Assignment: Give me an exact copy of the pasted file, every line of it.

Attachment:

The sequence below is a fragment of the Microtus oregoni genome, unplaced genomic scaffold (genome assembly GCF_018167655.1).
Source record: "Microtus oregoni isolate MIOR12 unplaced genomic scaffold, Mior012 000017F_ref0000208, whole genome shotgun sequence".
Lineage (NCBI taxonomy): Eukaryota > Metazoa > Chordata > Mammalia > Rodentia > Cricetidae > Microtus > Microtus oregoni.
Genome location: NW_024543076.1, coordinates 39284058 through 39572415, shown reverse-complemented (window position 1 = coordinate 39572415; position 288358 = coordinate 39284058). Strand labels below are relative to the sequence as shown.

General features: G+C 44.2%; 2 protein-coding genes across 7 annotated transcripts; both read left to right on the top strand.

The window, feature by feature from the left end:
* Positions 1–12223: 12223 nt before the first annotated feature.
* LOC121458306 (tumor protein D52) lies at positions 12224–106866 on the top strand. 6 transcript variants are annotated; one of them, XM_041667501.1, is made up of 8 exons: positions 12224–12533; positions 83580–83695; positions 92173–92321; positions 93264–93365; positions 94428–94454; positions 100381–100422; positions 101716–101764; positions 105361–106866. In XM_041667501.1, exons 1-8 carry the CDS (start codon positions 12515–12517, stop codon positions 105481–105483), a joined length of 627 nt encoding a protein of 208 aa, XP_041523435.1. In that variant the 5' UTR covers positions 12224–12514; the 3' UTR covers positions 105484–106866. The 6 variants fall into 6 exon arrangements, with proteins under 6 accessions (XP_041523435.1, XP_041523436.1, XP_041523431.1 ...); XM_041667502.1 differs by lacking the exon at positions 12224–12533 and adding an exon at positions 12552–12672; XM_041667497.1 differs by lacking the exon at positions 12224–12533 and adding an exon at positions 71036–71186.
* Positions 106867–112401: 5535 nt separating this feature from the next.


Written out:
The sequence below is a fragment of the Microtus oregoni genome, unplaced genomic scaffold (genome assembly GCF_018167655.1).
Source record: "Microtus oregoni isolate MIOR12 unplaced genomic scaffold, Mior012 000017F_ref0000208, whole genome shotgun sequence".
Lineage (NCBI taxonomy): Eukaryota > Metazoa > Chordata > Mammalia > Rodentia > Cricetidae > Microtus > Microtus oregoni.
Genome location: NW_024543076.1, coordinates 39284058 through 39572415, shown reverse-complemented (window position 1 = coordinate 39572415; position 288358 = coordinate 39284058). Strand labels below are relative to the sequence as shown.

General features: G+C 44.2%; 2 protein-coding genes across 7 annotated transcripts; both read left to right on the top strand.

The window, feature by feature from the left end:
* Positions 1–12223: 12223 nt before the first annotated feature.
* LOC121458306 (tumor protein D52) lies at positions 12224–106866 on the top strand. 6 transcript variants are annotated; one of them, XM_041667501.1, is made up of 8 exons: positions 12224–12533; positions 83580–83695; positions 92173–92321; positions 93264–93365; positions 94428–94454; positions 100381–100422; positions 101716–101764; positions 105361–106866. In XM_041667501.1, exons 1-8 carry the CDS (start codon positions 12515–12517, stop codon positions 105481–105483), a joined length of 627 nt encoding a protein of 208 aa, XP_041523435.1. In that variant the 5' UTR covers positions 12224–12514; the 3' UTR covers positions 105484–106866. The 6 variants fall into 6 exon arrangements, with proteins under 6 accessions (XP_041523435.1, XP_041523436.1, XP_041523431.1 ...); XM_041667502.1 differs by lacking the exon at positions 12224–12533 and adding an exon at positions 12552–12672; XM_041667497.1 differs by lacking the exon at positions 12224–12533 and adding an exon at positions 71036–71186.
* Positions 106867–112401: 5535 nt separating this feature from the next.